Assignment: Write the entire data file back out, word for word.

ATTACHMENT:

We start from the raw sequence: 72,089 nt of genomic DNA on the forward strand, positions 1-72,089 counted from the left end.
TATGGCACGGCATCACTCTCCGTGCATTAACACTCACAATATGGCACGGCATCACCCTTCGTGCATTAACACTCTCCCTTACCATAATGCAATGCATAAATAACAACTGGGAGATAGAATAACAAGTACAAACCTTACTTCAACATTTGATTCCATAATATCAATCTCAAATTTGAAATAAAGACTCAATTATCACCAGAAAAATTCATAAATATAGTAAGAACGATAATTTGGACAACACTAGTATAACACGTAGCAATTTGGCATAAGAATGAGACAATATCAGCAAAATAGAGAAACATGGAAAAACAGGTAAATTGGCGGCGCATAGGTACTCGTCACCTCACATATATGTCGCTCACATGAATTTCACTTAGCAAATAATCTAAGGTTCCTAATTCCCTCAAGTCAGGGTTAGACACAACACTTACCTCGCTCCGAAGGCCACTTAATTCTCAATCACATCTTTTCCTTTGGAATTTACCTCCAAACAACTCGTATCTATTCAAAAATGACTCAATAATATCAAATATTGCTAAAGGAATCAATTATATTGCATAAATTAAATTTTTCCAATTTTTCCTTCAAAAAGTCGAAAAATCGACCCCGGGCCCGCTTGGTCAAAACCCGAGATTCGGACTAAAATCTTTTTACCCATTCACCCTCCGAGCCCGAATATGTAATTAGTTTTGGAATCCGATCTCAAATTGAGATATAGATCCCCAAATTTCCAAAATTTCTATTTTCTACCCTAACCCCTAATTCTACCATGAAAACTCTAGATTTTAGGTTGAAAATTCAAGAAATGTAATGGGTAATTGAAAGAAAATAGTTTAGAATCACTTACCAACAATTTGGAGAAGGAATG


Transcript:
We start from the raw sequence: 72,089 nt of genomic DNA on the forward strand, positions 1-72,089 counted from the left end.
TATGGCACGGCATCACTCTCCGTGCATTAACACTCACAATATGGCACGGCATCACCCTTCGTGCATTAACACTCTCCCTTACCATAATGCAATGCATAAATAACAACTGGGAGATAGAATAACAAGTACAAACCTTACTTCAACATTTGATTCCATAATATCAATCTCAAATTTGAAATAAAGACTCAATTATCACCAGAAAAATTCATAAATATAGTAAGAACGATAATTTGGACAACACTAGTATAACACGTAGCAATTTGGCATAAGAATGAGACAATATCAGCAAAATAGAGAAACATGGAAAAACAGGTAAATTGGCGGCGCATAGGTACTCGTCACCTCACATATATGTCGCTCACATGAATTTCACTTAGCAAATAATCTAAGGTTCCTAATTCCCTCAAGTCAGGGTTAGACACAACACTTACCTCGCTCCGAAGGCCACTTAATTCTCAATCACATCTTTTCCTTTGGAATTTACCTCCAAACAACTCGTATCTATTCAAAAATGACTCAATAATATCAAATATTGCTAAAGGAATCAATTATATTGCATAAATTAAATTTTTCCAATTTTTCCTTCAAAAAGTCGAAAAATCGACCCCGGGCCCGCTTGGTCAAAACCCGAGATTCGGACTAAAATCTTTTTACCCATTCACCCTCCGAGCCCGAATATGTAATTAGTTTTGGAATCCGATCTCAAATTGAGATATAGATCCCCAAATTTCCAAAATTTCTATTTTCTACCCTAACCCCTAATTCTACCATGAAAACTCTAGATTTTAGGTTGAAAATTCAAGAAATGTAATGGGTAATTGAAAGAAAATAGTTTAGAATCACTTACCAACAATTTGGAGAAGGAATG